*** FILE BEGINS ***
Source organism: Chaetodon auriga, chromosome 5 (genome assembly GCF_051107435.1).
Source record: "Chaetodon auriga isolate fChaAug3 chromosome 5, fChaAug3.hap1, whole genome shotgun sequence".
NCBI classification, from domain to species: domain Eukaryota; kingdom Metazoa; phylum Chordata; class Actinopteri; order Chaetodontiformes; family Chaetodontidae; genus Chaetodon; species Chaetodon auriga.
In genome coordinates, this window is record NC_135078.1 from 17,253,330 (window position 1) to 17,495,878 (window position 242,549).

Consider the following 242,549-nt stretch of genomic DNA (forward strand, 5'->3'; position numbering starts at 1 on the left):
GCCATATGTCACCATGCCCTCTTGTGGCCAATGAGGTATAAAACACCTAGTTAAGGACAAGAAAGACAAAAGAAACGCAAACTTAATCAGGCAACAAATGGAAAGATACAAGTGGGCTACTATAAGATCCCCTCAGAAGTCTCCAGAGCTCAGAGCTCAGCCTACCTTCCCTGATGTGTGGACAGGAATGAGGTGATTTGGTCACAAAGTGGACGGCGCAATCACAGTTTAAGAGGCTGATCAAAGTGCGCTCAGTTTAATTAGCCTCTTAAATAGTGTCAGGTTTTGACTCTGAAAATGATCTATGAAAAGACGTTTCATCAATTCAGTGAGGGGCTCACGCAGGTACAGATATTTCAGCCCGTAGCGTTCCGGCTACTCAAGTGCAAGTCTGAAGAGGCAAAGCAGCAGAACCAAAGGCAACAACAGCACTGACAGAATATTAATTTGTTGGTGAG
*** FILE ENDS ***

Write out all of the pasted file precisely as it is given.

Source organism: Chaetodon auriga, chromosome 5 (genome assembly GCF_051107435.1).
Source record: "Chaetodon auriga isolate fChaAug3 chromosome 5, fChaAug3.hap1, whole genome shotgun sequence".
NCBI classification, from domain to species: domain Eukaryota; kingdom Metazoa; phylum Chordata; class Actinopteri; order Chaetodontiformes; family Chaetodontidae; genus Chaetodon; species Chaetodon auriga.
In genome coordinates, this window is record NC_135078.1 from 17,253,330 (window position 1) to 17,495,878 (window position 242,549).

Consider the following 242,549-nt stretch of genomic DNA (forward strand, 5'->3'; position numbering starts at 1 on the left):
GCCATATGTCACCATGCCCTCTTGTGGCCAATGAGGTATAAAACACCTAGTTAAGGACAAGAAAGACAAAAGAAACGCAAACTTAATCAGGCAACAAATGGAAAGATACAAGTGGGCTACTATAAGATCCCCTCAGAAGTCTCCAGAGCTCAGAGCTCAGCCTACCTTCCCTGATGTGTGGACAGGAATGAGGTGATTTGGTCACAAAGTGGACGGCGCAATCACAGTTTAAGAGGCTGATCAAAGTGCGCTCAGTTTAATTAGCCTCTTAAATAGTGTCAGGTTTTGACTCTGAAAATGATCTATGAAAAGACGTTTCATCAATTCAGTGAGGGGCTCACGCAGGTACAGATATTTCAGCCCGTAGCGTTCCGGCTACTCAAGTGCAAGTCTGAAGAGGCAAAGCAGCAGAACCAAAGGCAACAACAGCACTGACAGAATATTAATTTGTTGGTGAG